Content Example: “Fake Abortion Clinic” Investigation
Rewire also does in-depth investigative journalism in a dedicated section. A recent investigation, “A Window Into Texas’ Publicly Funded Fake Abortion Clinics”, is a good example. It is based on public records requests regarding Texas’ “Alternatives to Abortion” program and makes the case (with input from health experts) that this program leads to women being preyed upon by organizations that promise health services, but that are primarily on a mission to minimize abortions rather than providing care.
Given its pro-choice premise and use of loaded language like “fake clinic” and “anti-choice propaganda”, Rewire’s investigation is unlikely to reach the large number of Americans who support access to contraceptive services but not abortion, and who might be shocked by the taxpayer-funded proliferation of “women’s centers” that don’t provide much more than an ultrasound and a prayer. Leaving this aside, the story is an example of quality investigative work that sheds light on the consequences of Republican health policies.
Design and Licensing
When it relaunched as Rewire, the site shed a dated look in favor of a clean, pleasant and mobile-friendly design. Color and layout are used effectively to meaningfully divide content by topics and content types (e.g., news vs. commentary). As with many good designs, there are multiple ways to go to the same place, aiding discoverability of the site’s content and structure.
The site prominently advertises an email newsletter called Rewire daily. Each email contains headlines and summaries of stories, linking back to the main Rewire site. The email database is likely also used for fundraising appeals, though I have not received one yet.
Content is under conventional copyright, i.e. it may not be copied or re-used without permission.
Rewire is without a doubt a useful resource for anyone concerned about reproductive rights in the United States, an issue which is especially relevant given the onslaught of legislative attacks in many US states and the hostile environment for women’s rights under the Trump administration. As a news site, it is a bit of an oddball since it is neither completely specialized nor fully inclusive – it’s “here’s a heavy helping of reproductive rights news with a small side of Dakota Access Pipeline updates”.
I was disappointed by the lack of organizational transparency (no reporting on impact, no financial breakdown, only a “we will get back to you” response to an email inquiry without any further follow-up) and with a slight tendency towards sensationalizing in service of its agenda.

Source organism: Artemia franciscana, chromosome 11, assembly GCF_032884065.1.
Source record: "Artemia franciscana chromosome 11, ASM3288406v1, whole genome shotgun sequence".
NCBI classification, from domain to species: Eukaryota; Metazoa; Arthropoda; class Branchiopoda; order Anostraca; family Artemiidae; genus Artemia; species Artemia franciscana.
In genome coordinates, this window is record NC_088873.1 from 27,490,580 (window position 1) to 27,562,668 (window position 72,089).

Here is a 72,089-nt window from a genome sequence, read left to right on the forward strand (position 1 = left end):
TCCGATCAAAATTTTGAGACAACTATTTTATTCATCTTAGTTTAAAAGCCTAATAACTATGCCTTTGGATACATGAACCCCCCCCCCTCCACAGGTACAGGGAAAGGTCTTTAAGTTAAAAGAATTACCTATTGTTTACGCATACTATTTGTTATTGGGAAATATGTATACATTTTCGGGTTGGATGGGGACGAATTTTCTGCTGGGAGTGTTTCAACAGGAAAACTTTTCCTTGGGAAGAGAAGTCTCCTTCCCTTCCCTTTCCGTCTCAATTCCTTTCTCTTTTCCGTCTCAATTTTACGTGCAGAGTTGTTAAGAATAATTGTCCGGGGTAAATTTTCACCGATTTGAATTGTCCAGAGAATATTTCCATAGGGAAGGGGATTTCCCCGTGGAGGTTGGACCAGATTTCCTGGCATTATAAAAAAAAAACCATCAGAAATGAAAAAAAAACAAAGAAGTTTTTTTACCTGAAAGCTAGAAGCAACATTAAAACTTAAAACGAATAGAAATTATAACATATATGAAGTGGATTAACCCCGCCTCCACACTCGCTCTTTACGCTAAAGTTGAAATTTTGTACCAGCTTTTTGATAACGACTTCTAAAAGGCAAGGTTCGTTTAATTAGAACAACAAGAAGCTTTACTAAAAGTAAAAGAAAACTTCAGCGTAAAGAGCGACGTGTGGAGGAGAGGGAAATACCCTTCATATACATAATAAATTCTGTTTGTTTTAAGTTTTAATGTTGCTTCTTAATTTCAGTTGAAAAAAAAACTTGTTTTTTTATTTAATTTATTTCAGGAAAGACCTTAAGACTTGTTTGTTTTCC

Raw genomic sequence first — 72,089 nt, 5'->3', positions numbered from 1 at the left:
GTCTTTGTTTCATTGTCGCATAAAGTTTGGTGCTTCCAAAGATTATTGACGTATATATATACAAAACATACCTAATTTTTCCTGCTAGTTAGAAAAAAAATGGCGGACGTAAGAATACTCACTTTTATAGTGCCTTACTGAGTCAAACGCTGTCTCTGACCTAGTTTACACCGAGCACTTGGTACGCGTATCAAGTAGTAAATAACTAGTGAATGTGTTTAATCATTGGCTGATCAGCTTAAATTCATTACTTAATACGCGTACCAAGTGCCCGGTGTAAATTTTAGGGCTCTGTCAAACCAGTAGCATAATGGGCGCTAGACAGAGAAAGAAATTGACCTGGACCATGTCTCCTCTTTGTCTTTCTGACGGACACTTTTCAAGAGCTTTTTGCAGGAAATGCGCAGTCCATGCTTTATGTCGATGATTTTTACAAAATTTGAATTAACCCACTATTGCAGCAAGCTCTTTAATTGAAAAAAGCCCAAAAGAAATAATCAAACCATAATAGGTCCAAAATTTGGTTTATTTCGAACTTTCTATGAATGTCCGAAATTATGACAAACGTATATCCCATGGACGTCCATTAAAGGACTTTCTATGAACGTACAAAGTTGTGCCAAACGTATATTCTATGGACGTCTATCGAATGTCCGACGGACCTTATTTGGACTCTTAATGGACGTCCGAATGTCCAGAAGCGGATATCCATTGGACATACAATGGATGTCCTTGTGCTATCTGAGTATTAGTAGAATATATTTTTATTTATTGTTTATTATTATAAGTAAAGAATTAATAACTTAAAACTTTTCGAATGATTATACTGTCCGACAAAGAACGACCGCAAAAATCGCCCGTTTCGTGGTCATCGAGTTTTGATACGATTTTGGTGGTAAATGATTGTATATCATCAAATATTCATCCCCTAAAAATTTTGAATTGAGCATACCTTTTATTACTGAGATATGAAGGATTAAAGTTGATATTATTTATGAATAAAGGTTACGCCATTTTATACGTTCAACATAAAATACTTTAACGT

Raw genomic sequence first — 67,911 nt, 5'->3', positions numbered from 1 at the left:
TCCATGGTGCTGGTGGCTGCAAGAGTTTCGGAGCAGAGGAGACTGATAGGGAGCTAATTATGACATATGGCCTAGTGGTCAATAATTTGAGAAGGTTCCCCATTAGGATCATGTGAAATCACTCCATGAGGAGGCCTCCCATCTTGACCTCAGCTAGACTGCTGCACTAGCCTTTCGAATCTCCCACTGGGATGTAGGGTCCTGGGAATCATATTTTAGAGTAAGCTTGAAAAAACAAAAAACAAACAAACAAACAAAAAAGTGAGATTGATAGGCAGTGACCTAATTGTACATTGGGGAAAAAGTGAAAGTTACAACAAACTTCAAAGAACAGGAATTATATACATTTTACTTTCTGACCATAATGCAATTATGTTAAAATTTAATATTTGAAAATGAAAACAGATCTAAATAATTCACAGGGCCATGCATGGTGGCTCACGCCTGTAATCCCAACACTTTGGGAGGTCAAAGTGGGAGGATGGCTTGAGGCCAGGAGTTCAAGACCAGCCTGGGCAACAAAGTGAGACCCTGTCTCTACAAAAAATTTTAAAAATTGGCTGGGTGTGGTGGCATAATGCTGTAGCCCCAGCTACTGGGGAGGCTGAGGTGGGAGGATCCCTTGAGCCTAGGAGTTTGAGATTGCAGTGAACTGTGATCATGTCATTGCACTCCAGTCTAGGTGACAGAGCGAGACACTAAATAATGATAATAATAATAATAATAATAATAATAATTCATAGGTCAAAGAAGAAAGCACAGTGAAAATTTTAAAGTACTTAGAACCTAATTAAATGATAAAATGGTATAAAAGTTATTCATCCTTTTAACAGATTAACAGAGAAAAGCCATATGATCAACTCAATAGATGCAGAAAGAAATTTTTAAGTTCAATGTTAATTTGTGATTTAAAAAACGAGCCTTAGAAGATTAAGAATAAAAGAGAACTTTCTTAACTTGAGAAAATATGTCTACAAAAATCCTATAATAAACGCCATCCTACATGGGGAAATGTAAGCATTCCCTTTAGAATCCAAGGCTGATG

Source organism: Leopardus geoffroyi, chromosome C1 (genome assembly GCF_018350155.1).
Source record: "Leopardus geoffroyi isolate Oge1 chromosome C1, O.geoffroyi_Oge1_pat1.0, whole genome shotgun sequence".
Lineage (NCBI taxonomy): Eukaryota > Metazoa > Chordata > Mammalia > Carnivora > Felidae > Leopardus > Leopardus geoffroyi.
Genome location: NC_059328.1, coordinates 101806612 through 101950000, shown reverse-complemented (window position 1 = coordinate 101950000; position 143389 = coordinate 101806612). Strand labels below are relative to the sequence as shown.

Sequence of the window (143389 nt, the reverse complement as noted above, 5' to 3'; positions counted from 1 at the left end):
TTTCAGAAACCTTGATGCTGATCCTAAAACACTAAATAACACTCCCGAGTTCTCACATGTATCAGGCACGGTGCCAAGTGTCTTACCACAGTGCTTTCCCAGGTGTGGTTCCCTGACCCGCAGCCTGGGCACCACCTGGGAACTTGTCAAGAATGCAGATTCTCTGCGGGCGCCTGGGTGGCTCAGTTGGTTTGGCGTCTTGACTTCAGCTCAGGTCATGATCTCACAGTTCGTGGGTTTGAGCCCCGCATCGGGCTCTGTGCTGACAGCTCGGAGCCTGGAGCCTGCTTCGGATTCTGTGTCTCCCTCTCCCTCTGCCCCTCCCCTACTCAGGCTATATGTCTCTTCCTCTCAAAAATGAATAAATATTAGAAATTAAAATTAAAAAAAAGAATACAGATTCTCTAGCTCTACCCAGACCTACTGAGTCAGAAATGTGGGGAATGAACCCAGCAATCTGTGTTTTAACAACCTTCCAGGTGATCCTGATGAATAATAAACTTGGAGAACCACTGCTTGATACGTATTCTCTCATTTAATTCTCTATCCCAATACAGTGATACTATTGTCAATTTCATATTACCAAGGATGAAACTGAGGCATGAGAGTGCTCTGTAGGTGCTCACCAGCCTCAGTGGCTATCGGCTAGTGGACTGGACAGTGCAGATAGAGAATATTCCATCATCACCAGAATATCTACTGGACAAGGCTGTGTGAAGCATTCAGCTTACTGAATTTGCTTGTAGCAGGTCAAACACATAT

Because of these concerns, I subtract 1.5 points off its rating per the review criteria. This results in a rating of 3.5 out of 5 stars, rounded up to 4 given that Rewire fills a niche of specialized journalism that is not currently occupied by other nonprofit news sources. As such, Rewire is now also part of the Twitter list of quality nonprofit media.
In his 2013 work The Bonobo and the Atheist, primatologist Frans de Waal lays out the evidence that morality is not a “thin veneer” covering our immoral animal nature, but that the brainier social animals (especially primates) have been equipped through evolutionary selection to act morally and with empathy for others.
Whether it’s the idea that we should get the same reward for the same effort, that kids deserve extra leeway for their inevitable infractions, or that certain behaviors must be met with punishment or ostracization, evolutionary selection has favored a “moralistic” view of the world. Humanity’s codes and beliefs are simply more elaborate expressions of this innate moral capacity and of what De Waal calls our “empathic potential”.
De Waal has studied bonobos extensively (they are closely related to chimpanzees and were long thought to be the same species) and recaps how bonobos de-escalate conflict and tension through sex. But he also explains that chimpanzees, in spite of their greater propensity for violence and aggression, also follow clear moral codes in their behaviors.
The book is strongest in these descriptions of primate behavior, which are well-sourced and explained through clear examples. The rest of the book tries to make the case that any attempt to displace religion must address the emotional gap it fills in people’s lives.
De Waal anchors much of the essayistic book in his perspective on Hieronymus Bosch’s Garden of Earthly Delights, repeatedly referencing parts of the triptych (which overflows with symbolism and bizarre images) to underscore his arguments. Some readers may enjoy these passages; I found them ultimately overbearing.
In his moral argument, De Waal is very critical of the “neo-atheist” movement he identifies with Christopher Hitchens, Richard Dawkins, and Sam Harris, accusing them of pointless and needlessly confrontational advocacy. There is little nuance in this criticism. For example, he briefly references Hitchens going after Mother Teresa, as if it was self-evident that such an accomplished figure should be above criticism, in spite of, e.g., her relentless crusade against abortion and contraception.